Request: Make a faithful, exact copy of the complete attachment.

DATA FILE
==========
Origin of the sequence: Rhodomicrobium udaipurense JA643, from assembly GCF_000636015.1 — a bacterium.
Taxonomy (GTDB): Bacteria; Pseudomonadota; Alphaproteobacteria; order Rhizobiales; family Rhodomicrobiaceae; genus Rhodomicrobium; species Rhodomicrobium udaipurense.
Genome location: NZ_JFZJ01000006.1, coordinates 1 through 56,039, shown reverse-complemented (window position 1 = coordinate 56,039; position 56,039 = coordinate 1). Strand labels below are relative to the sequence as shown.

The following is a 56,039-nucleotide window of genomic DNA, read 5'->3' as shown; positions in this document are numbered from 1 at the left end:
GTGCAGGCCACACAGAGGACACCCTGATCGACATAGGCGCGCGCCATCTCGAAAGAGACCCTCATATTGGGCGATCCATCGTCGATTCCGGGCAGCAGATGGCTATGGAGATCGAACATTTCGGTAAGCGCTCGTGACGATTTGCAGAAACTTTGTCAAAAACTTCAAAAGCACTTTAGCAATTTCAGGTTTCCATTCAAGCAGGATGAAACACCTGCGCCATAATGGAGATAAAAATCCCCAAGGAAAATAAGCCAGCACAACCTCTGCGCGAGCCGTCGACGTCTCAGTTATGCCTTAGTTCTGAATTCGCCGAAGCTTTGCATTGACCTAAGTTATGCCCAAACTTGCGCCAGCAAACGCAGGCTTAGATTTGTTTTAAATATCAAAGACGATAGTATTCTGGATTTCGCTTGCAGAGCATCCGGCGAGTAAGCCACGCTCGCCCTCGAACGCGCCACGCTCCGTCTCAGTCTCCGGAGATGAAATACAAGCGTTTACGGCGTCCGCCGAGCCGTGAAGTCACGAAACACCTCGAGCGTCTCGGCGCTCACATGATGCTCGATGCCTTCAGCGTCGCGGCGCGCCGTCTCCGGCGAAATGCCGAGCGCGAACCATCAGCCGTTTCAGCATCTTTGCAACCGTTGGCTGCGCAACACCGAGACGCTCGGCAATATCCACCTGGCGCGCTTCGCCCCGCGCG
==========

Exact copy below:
Origin of the sequence: Rhodomicrobium udaipurense JA643, from assembly GCF_000636015.1 — a bacterium.
Taxonomy (GTDB): Bacteria; Pseudomonadota; Alphaproteobacteria; order Rhizobiales; family Rhodomicrobiaceae; genus Rhodomicrobium; species Rhodomicrobium udaipurense.
Genome location: NZ_JFZJ01000006.1, coordinates 1 through 56,039, shown reverse-complemented (window position 1 = coordinate 56,039; position 56,039 = coordinate 1). Strand labels below are relative to the sequence as shown.

The following is a 56,039-nucleotide window of genomic DNA, read 5'->3' as shown; positions in this document are numbered from 1 at the left end:
GTGCAGGCCACACAGAGGACACCCTGATCGACATAGGCGCGCGCCATCTCGAAAGAGACCCTCATATTGGGCGATCCATCGTCGATTCCGGGCAGCAGATGGCTATGGAGATCGAACATTTCGGTAAGCGCTCGTGACGATTTGCAGAAACTTTGTCAAAAACTTCAAAAGCACTTTAGCAATTTCAGGTTTCCATTCAAGCAGGATGAAACACCTGCGCCATAATGGAGATAAAAATCCCCAAGGAAAATAAGCCAGCACAACCTCTGCGCGAGCCGTCGACGTCTCAGTTATGCCTTAGTTCTGAATTCGCCGAAGCTTTGCATTGACCTAAGTTATGCCCAAACTTGCGCCAGCAAACGCAGGCTTAGATTTGTTTTAAATATCAAAGACGATAGTATTCTGGATTTCGCTTGCAGAGCATCCGGCGAGTAAGCCACGCTCGCCCTCGAACGCGCCACGCTCCGTCTCAGTCTCCGGAGATGAAATACAAGCGTTTACGGCGTCCGCCGAGCCGTGAAGTCACGAAACACCTCGAGCGTCTCGGCGCTCACATGATGCTCGATGCCTTCAGCGTCGCGGCGCGCCGTCTCCGGCGAAATGCCGAGCGCGAACCATCAGCCGTTTCAGCATCTTTGCAACCGTTGGCTGCGCAACACCGAGACGCTCGGCAATATCCACCTGGCGCGCTTCGCCCCGCGCG